Frederick Dodson is the author of Atlantis and the Garden of Eden and has published a number of
He has devoted much space in his book and his website to the mystery of very large megaliths, such as at Baalbek and the unfinished obelisk at Aswan(d).
What I read seemed fairly standard fare, but then in a second book, he advanced into ‘ancient astronaut’ territory, at which point I parted company with him.
Dodson is also self-promoted as a ‘reality creation’ coach(b). Hmm.
(a) https://www.ancient-atlantis.com/ (offline October 2017)
The Berbers of North Africa, sometimes referred to as Amazigh, are blond and blue-eyed where they have not interbred with the Arab population.
They are genetically related to the Saami people of northern Scandinavia according to mtDNA studies(g) published in the American Journal of Human Genetics in 2005. It is frequently mentioned that the Berbers refer to a rich land called Attala situated in the west. The Berbers are probably related to the Guanches of the Canary Islands who were also blond with blue/grey eyes. Although the Spanish virtually wiped out the Guanches, there are still native tall blond blue-eyed individuals to be seen in the Canaries.
Genetic studies in 2009 offered evidence that the first inhabitants of the Canaries were Berbers(a). In 2017, additional investigation offered further confirmation of this relationship, published in a report in the October edition of Current Biology(h) and expanded on in an article on the Ancient Origins website by Alicia McDermott(i) .
The Berbers also constructed pyramidal structures as tombs or temples such as that at Madghacen in Algeria(e).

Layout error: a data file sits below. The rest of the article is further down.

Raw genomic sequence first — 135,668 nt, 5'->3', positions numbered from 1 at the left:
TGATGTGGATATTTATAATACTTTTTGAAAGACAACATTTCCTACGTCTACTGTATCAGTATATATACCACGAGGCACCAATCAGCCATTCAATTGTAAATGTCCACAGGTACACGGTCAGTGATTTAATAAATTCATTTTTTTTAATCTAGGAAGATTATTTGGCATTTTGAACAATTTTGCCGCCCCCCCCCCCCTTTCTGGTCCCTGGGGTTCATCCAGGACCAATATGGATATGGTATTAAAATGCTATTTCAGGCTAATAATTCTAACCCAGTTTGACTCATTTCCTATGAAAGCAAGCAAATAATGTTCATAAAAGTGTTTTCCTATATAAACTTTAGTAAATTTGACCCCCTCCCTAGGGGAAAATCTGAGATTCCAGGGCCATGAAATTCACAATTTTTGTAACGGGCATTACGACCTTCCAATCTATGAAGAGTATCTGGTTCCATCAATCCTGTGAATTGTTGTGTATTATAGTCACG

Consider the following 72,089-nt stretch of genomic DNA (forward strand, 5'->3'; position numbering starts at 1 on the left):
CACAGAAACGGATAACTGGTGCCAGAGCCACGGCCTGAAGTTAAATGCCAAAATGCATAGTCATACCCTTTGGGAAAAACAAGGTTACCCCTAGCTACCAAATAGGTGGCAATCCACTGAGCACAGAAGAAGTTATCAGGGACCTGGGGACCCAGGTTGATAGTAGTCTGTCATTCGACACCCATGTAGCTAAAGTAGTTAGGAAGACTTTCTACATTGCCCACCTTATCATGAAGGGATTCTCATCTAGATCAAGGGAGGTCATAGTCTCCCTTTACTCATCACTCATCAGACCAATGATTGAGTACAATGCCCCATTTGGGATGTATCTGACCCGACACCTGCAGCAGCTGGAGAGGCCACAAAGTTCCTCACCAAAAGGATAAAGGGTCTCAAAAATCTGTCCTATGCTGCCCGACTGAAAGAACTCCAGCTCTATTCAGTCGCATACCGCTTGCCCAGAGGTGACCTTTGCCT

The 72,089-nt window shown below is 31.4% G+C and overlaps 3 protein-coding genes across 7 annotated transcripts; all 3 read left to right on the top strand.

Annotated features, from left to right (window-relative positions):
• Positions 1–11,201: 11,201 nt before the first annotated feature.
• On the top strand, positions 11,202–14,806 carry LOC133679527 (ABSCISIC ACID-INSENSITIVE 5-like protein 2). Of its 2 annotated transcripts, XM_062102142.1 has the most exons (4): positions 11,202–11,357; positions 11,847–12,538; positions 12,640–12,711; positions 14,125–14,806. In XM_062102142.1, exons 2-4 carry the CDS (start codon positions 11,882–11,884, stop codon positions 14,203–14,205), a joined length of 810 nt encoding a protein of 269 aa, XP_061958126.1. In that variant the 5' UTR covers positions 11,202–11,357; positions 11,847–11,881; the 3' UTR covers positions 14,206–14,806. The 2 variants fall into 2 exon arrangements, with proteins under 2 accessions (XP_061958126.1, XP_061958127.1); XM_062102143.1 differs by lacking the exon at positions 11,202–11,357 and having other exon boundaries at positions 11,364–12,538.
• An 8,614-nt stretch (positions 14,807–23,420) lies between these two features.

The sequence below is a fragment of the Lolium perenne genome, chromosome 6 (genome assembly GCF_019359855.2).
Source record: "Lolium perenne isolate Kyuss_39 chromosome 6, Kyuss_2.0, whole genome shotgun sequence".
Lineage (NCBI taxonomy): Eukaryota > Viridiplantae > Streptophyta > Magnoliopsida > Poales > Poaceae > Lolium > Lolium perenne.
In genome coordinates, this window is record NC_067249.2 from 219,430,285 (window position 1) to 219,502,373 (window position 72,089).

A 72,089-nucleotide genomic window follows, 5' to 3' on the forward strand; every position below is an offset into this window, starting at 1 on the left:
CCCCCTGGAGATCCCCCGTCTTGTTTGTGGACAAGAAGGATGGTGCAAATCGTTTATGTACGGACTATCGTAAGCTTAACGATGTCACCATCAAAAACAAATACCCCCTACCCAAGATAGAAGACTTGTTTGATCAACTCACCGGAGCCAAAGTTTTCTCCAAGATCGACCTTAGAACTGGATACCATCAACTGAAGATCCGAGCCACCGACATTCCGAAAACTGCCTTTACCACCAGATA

Recently Ulrich Hofmann has offered evidence that the predecessors of the Berbers were the people of Atlantis. He identifies these Atlanteans with the Temehu and Tehenu of ancient Libya, recorded in the ancient inscriptions of Egypt. Emmet Sweeney follows a similar line claiming[700.36] that “if we seek the modern descendants of the Atlanteans, we must search among the Berbers”.
David Eccott, a British advocate of very early pre-Columbian trans-Atlantic contacts, has a paper on Andrew Collins’ website in which among others, he claims that Berber seafarers reached the Americas and that rock art in Utah can be attributed to them(j).
The difficulties attached to tracing ancient ‘Libyans’ are outlined in a paper, What Happened to the Ancient Libyans, by Richard L. Smith (1945- ). This essay can be downloaded as a pdf file(b) and is highly recommended as it gives additional insights into the credibility of many of the classical writers frequently quoted in connection with the Atlantis story.
Following the 2011 fall of the Gaddafi regime in Libya, the Berbers there, who were particularly repressed, have again begun to assert their right to greater cultural expression, considering themselves to be the original Libyans(c). However, a report from Reuters dated 18/10/12(d) tells of the destruction of an 8,000-year-old petroglyph by Islamic extremists in an Amazigh region of Morocco. This is the latest example of efforts by the Islamic Salafists to destroy evidence of pre-Islamic culture.
Bob Idjennaden and Mebarek Taklit have written of the prominent part played by berbers in the shifting alliances that constituted the ‘Sea Peoples’, who attacked Egypt at least twice during the 2nd millennium BC.
*(f) See: Archive 3608*
The Garden of Eden, like Atlantis, has excited the imagination of many over the centuries. Its location has been the subject of what was sometimes wild speculation that offered a range of locations comparable with the variety of sites proposed for Atlantis.
The traditional belief was that the ‘Garden’ had been situated in Mesopotamia between the Euphrates and Tigris as noted in the Bible. Athanasius Kircher, who is better known to many for his speculative map of Atlantis located in the Atlantic Ocean also produced a plan of the Garden of Eden in what is now southern Iraq. David J. Gibson (1904-1966) arrived at a similar conclusion placing ‘Eden’ just south of Baghdad in his book, The Land of Eden Located, now available online(t).